When we're explaining what it is we do, we say we are makers, or more specifically, papermakers. In Portland there is a thriving, dynamic group of makers who create all types of goods. There's even a retail store devoted to local makers and a membership group that highlights businesses and offers member events. The media is also noticing the growth of the local maker community, and we were recently featured on a local news segment focusing on different types of makers with KGW's Tracy Barry. It can be easy to take for granted that if you create something, you're a maker. But what does it really mean to fit into this category that is more readily synonymous with the tech world and 3D printers? When you're operating a business being a maker is mainly tied up with being a producer of goods.
As the days grow shorter and the consumer machine that is the holiday season kicks in, we've been thinking about the types of things we make, and why we make them. Jenn recently attended the WeMake Celebrates Conference as a volunteer, and was truly inspired by the speakers, demos and panel discussions. Hearing about the struggles and triumphs of small business owners, illustrators, art directors, photographers, and others can help you feel like you are part of a larger creative community in which there are relatable stories.
For a long time we've felt a tug-of-war with the desire to explore and create, and share our material explorations with others, without adding more stuff to the glut of objects in the world. This is one of the big reasons we focus on using recycled and locally sourced materials for our products. The problem of course is that in order to be a sustainable business, financially speaking, we need to make, and more importantly sell, a good amount of things. So yes, we feel good about our materials, and that we are physically making the goods, and that when people buy our goods they are supporting our local economy. However, there is always a push to make more things in order to make more money. How do we balance out economic realities with our core business and personal values?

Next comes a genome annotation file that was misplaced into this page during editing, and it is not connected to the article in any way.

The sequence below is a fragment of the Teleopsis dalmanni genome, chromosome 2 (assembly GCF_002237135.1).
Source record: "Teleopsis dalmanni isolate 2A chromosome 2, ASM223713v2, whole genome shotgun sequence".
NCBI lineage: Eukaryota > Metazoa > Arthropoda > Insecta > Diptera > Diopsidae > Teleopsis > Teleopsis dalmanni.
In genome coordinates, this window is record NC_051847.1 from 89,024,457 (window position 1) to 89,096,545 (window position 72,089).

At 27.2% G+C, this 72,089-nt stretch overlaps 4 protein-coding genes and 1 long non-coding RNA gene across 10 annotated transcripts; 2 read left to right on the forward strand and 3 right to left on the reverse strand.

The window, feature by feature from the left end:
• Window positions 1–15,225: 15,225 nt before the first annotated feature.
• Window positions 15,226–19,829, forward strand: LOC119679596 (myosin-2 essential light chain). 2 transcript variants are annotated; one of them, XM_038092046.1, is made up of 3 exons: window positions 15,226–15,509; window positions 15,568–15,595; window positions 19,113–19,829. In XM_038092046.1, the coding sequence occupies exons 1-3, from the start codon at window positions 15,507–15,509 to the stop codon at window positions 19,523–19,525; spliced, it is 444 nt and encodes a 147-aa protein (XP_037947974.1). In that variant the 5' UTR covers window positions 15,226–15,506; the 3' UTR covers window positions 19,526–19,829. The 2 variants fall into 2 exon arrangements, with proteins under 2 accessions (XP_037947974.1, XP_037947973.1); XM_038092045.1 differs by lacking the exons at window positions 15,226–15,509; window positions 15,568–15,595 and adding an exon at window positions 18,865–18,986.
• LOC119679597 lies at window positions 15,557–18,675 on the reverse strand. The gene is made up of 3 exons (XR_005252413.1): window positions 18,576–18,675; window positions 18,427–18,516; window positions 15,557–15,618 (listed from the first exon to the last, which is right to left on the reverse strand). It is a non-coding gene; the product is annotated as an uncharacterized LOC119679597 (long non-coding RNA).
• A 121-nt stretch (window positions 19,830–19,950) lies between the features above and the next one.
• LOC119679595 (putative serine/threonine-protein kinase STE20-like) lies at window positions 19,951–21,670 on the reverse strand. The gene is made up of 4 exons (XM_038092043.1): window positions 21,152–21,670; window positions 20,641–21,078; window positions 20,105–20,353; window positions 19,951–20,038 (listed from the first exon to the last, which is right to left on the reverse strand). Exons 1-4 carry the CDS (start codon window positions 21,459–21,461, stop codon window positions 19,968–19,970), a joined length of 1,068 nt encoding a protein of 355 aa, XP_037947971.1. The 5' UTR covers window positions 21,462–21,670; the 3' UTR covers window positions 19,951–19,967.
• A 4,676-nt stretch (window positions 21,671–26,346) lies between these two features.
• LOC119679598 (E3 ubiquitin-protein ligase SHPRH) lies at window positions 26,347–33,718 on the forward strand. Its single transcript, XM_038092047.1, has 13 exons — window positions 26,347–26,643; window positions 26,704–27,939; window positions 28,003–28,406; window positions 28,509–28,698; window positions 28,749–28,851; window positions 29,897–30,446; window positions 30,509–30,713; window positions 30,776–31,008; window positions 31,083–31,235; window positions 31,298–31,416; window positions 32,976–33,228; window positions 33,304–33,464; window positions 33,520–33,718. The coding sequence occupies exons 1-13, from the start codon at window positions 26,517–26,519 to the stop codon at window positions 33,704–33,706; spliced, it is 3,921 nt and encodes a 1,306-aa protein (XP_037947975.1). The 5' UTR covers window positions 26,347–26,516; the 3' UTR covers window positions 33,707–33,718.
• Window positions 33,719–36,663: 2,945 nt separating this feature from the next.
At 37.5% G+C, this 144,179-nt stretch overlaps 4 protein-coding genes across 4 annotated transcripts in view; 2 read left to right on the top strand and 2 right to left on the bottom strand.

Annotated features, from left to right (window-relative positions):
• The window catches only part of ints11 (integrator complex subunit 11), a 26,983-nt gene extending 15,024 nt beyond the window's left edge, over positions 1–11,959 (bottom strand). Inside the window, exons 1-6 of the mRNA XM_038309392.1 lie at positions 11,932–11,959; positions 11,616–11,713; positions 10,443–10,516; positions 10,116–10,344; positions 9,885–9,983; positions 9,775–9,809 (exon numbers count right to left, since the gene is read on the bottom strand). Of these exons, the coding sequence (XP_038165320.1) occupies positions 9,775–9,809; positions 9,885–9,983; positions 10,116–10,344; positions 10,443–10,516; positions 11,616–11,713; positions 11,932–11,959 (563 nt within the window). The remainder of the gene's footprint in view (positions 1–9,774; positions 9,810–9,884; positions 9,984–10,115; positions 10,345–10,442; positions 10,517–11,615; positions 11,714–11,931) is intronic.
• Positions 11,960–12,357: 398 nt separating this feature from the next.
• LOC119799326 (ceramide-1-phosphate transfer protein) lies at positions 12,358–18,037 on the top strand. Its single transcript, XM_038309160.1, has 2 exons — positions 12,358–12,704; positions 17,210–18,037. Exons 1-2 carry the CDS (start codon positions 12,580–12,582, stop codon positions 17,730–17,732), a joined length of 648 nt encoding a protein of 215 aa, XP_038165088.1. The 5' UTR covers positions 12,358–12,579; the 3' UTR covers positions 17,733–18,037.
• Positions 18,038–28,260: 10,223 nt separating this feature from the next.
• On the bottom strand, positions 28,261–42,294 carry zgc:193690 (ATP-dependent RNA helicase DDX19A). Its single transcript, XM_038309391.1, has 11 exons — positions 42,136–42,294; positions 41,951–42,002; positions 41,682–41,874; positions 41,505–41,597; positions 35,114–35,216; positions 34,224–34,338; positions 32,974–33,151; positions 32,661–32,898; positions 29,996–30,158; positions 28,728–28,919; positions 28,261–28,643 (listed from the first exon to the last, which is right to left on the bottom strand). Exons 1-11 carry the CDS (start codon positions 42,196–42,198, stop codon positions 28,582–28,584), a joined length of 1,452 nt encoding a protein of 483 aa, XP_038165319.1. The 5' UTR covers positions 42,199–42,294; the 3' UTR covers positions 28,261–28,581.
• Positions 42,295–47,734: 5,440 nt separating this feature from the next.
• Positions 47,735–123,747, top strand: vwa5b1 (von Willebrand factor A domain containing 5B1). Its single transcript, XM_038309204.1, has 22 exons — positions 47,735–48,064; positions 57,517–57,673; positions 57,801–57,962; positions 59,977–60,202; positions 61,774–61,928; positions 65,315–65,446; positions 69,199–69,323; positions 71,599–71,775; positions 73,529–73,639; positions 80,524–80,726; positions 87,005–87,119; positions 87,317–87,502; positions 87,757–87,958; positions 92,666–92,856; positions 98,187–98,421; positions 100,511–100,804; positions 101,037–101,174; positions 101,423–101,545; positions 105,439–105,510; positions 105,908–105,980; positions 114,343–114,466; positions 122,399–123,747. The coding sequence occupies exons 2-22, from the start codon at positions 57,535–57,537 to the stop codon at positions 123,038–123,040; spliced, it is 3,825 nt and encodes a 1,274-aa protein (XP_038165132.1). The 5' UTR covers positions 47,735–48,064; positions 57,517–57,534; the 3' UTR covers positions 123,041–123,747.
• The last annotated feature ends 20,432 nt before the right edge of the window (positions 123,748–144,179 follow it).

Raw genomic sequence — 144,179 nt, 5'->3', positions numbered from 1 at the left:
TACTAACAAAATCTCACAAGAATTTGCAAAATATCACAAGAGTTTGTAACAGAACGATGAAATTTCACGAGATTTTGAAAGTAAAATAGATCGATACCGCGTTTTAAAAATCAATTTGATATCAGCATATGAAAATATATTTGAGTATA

One of the suggestions we've been hearing a lot lately is that if artists and makers increase the quality and craftsmanship of their products that they can price their work at higher levels and therefore make more money while making less stuff. In theory, we absolutely agree with this concept. The main snag is if you want to make well crafted work and still have it be affordable to a large and diverse audience. Making luxury goods can indeed make you money, but if you're hoping to fuel the democratization of consumption (like we are) we don't necessarily want to focus on making big ticket goods.
When we were initially putting together our business plan one of the things we were told was that you are not necessarily your customer. So we imagined our ideal customer as an eco-conscious consumer with disposable income. And that has been going okay for the most part. But the feeling of wanting to make our products affordable for our friends, neighbors and community in general is one we've kept coming back to. We're still working on balancing out what we make, and how much it should cost. And of course a lot of the same feelings we have about wanting to keep our products affordable applies to our workshops and classes too.
All of this to say that while it's easy to say you're a maker of things, it can be challenging to be a seller of them. We'll keep questioning what we're doing, how we're doing it, and why we're doing it. And while we grow and evolve we'd love to get your feedback as fellow makers and consumers. Why do you think it's important to make things? Why do you buy things from makers?
Pulp & Deckle is a handmade papermaking studio located in Oregon.